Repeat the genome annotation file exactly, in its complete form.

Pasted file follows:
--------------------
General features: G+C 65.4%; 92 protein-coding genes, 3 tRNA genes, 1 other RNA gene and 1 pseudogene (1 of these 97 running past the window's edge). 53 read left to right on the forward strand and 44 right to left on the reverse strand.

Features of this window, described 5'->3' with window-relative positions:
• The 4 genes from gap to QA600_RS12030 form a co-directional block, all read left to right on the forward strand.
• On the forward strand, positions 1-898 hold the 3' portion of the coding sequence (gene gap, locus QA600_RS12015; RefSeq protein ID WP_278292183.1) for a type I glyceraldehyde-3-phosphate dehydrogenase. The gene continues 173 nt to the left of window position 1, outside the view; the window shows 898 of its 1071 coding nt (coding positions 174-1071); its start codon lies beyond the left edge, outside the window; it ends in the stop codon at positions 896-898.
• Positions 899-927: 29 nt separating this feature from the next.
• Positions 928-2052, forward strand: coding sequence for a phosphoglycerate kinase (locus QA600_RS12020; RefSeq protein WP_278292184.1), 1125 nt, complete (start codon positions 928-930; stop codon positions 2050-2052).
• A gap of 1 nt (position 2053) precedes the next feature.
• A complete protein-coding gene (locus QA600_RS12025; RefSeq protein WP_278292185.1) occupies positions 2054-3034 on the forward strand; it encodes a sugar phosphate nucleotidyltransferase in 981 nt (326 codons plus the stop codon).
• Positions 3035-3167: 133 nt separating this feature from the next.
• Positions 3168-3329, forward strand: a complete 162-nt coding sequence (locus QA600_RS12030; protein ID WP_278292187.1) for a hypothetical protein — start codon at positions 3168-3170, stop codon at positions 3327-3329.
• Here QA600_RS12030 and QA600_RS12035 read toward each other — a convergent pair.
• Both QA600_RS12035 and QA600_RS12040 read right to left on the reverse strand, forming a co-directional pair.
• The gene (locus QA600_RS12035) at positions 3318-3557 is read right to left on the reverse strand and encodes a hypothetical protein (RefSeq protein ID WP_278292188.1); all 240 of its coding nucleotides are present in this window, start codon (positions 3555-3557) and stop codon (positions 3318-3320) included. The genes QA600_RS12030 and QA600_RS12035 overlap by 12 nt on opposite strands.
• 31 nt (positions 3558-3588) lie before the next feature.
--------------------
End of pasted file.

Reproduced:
General features: G+C 65.4%; 92 protein-coding genes, 3 tRNA genes, 1 other RNA gene and 1 pseudogene (1 of these 97 running past the window's edge). 53 read left to right on the forward strand and 44 right to left on the reverse strand.

Features of this window, described 5'->3' with window-relative positions:
• The 4 genes from gap to QA600_RS12030 form a co-directional block, all read left to right on the forward strand.
• On the forward strand, positions 1-898 hold the 3' portion of the coding sequence (gene gap, locus QA600_RS12015; RefSeq protein ID WP_278292183.1) for a type I glyceraldehyde-3-phosphate dehydrogenase. The gene continues 173 nt to the left of window position 1, outside the view; the window shows 898 of its 1071 coding nt (coding positions 174-1071); its start codon lies beyond the left edge, outside the window; it ends in the stop codon at positions 896-898.
• Positions 899-927: 29 nt separating this feature from the next.
• Positions 928-2052, forward strand: coding sequence for a phosphoglycerate kinase (locus QA600_RS12020; RefSeq protein WP_278292184.1), 1125 nt, complete (start codon positions 928-930; stop codon positions 2050-2052).
• A gap of 1 nt (position 2053) precedes the next feature.
• A complete protein-coding gene (locus QA600_RS12025; RefSeq protein WP_278292185.1) occupies positions 2054-3034 on the forward strand; it encodes a sugar phosphate nucleotidyltransferase in 981 nt (326 codons plus the stop codon).
• Positions 3035-3167: 133 nt separating this feature from the next.
• Positions 3168-3329, forward strand: a complete 162-nt coding sequence (locus QA600_RS12030; protein ID WP_278292187.1) for a hypothetical protein — start codon at positions 3168-3170, stop codon at positions 3327-3329.
• Here QA600_RS12030 and QA600_RS12035 read toward each other — a convergent pair.
• Both QA600_RS12035 and QA600_RS12040 read right to left on the reverse strand, forming a co-directional pair.
• The gene (locus QA600_RS12035) at positions 3318-3557 is read right to left on the reverse strand and encodes a hypothetical protein (RefSeq protein ID WP_278292188.1); all 240 of its coding nucleotides are present in this window, start codon (positions 3555-3557) and stop codon (positions 3318-3320) included. The genes QA600_RS12030 and QA600_RS12035 overlap by 12 nt on opposite strands.
• 31 nt (positions 3558-3588) lie before the next feature.